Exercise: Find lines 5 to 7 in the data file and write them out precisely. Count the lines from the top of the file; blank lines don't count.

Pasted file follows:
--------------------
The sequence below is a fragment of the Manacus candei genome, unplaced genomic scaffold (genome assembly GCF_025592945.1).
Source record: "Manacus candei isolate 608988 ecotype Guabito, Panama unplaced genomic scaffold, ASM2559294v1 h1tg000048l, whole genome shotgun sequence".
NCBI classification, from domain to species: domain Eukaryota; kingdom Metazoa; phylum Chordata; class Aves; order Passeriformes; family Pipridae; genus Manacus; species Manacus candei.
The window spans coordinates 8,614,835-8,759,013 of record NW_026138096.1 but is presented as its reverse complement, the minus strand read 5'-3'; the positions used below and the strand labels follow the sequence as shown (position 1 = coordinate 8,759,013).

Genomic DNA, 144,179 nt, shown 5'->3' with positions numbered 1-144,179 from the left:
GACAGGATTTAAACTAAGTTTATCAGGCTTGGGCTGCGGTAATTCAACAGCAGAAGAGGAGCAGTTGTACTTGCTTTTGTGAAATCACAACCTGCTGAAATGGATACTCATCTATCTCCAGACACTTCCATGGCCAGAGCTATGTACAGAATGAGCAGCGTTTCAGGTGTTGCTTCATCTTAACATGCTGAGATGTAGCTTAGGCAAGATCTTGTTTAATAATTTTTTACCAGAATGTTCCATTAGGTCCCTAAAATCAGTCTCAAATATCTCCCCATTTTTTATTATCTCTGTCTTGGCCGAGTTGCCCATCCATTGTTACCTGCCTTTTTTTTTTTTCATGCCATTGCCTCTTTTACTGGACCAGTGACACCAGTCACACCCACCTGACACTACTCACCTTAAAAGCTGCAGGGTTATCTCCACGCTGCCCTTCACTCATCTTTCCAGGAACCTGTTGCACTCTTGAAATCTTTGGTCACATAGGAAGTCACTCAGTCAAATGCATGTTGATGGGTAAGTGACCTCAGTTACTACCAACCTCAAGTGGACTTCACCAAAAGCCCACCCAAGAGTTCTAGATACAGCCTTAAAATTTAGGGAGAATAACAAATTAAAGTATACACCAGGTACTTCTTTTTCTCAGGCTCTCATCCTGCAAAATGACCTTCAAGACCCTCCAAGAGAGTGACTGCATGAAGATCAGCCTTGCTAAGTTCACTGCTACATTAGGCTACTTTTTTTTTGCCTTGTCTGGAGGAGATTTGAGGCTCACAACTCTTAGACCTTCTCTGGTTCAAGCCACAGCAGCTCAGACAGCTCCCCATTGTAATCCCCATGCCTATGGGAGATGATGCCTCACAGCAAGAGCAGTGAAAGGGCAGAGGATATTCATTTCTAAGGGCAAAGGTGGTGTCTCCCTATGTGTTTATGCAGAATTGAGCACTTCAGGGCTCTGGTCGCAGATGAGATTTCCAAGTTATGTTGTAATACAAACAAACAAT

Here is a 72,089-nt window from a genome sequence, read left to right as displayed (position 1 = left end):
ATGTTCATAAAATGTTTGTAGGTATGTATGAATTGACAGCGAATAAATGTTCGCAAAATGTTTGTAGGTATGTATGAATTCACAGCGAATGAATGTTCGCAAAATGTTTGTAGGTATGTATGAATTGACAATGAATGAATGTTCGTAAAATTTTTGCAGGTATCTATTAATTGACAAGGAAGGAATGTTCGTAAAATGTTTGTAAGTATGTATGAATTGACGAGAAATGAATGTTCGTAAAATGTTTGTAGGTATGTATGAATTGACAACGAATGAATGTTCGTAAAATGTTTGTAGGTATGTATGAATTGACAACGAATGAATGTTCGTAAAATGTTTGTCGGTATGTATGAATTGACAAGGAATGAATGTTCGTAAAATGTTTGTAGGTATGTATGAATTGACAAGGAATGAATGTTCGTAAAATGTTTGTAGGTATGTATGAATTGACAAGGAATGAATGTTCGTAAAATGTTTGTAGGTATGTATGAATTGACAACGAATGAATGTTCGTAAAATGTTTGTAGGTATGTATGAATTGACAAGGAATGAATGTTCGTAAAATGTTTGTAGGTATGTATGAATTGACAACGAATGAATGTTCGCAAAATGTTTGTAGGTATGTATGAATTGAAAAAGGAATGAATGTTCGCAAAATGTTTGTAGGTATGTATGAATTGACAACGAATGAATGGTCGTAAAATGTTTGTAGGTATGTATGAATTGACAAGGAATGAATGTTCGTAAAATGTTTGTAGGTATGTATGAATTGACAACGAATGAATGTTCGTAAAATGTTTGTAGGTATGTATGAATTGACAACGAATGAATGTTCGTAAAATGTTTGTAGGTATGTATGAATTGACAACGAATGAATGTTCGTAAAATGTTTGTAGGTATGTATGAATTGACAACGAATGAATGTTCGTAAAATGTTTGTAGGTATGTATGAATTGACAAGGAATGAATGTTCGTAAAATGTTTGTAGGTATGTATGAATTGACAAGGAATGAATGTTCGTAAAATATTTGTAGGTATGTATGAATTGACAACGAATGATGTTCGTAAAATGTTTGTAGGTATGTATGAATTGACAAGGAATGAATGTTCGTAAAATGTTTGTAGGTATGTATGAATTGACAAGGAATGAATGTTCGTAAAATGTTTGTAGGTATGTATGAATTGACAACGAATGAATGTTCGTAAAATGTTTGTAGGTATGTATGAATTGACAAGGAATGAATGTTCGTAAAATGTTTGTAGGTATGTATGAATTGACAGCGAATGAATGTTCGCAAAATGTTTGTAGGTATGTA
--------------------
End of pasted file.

Genomic DNA, 144,179 nt, shown 5'->3' with positions numbered 1-144,179 from the left:
GACAGGATTTAAACTAAGTTTATCAGGCTTGGGCTGCGGTAATTCAACAGCAGAAGAGGAGCAGTTGTACTTGCTTTTGTGAAATCACAACCTGCTGAAATGGATACTCATCTATCTCCAGACACTTCCATGGCCAGAGCTATGTACAGAATGAGCAGCGTTTCAGGTGTTGCTTCATCTTAACATGCTGAGATGTAGCTTAGGCAAGATCTTGTTTAATAATTTTTTACCAGAATGTTCCATTAGGTCCCTAAAATCAGTCTCAAATATCTCCCCATTTTTTATTATCTCTGTCTTGGCCGAGTTGCCCATCCATTGTTACCTGCCTTTTTTTTTTTTCATGCCATTGCCTCTTTTACTGGACCAGTGACACCAGTCACACCCACCTGACACTACTCACCTTAAAAGCTGCAGGGTTATCTCCACGCTGCCCTTCACTCATCTTTCCAGGAACCTGTTGCACTCTTGAAATCTTTGGTCACATAGGAAGTCACTCAGTCAAATGCATGTTGATGGGTAAGTGACCTCAGTTACTACCAACCTCAAGTGGACTTCACCAAAAGCCCACCCAAGAGTTCTAGATACAGCCTTAAAATTTAGGGAGAATAACAAATTAAAGTATACACCAGGTACTTCTTTTTCTCAGGCTCTCATCCTGCAAAATGACCTTCAAGACCCTCCAAGAGAGTGACTGCATGAAGATCAGCCTTGCTAAGTTCACTGCTACATTAGGCTACTTTTTTTTTGCCTTGTCTGGAGGAGATTTGAGGCTCACAACTCTTAGACCTTCTCTGGTTCAAGCCACAGCAGCTCAGACAGCTCCCCATTGTAATCCCCATGCCTATGGGAGATGATGCCTCACAGCAAGAGCAGTGAAAGGGCAGAGGATATTCATTTCTAAGGGCAAAGGTGGTGTCTCCCTATGTGTTTATGCAGAATTGAGCACTTCAGGGCTCTGGTCGCAGATGAGATTTCCAAGTTATGTTGTAATACAAACAAACAAT

Here is a 72,089-nt window from a genome sequence, read left to right as displayed (position 1 = left end):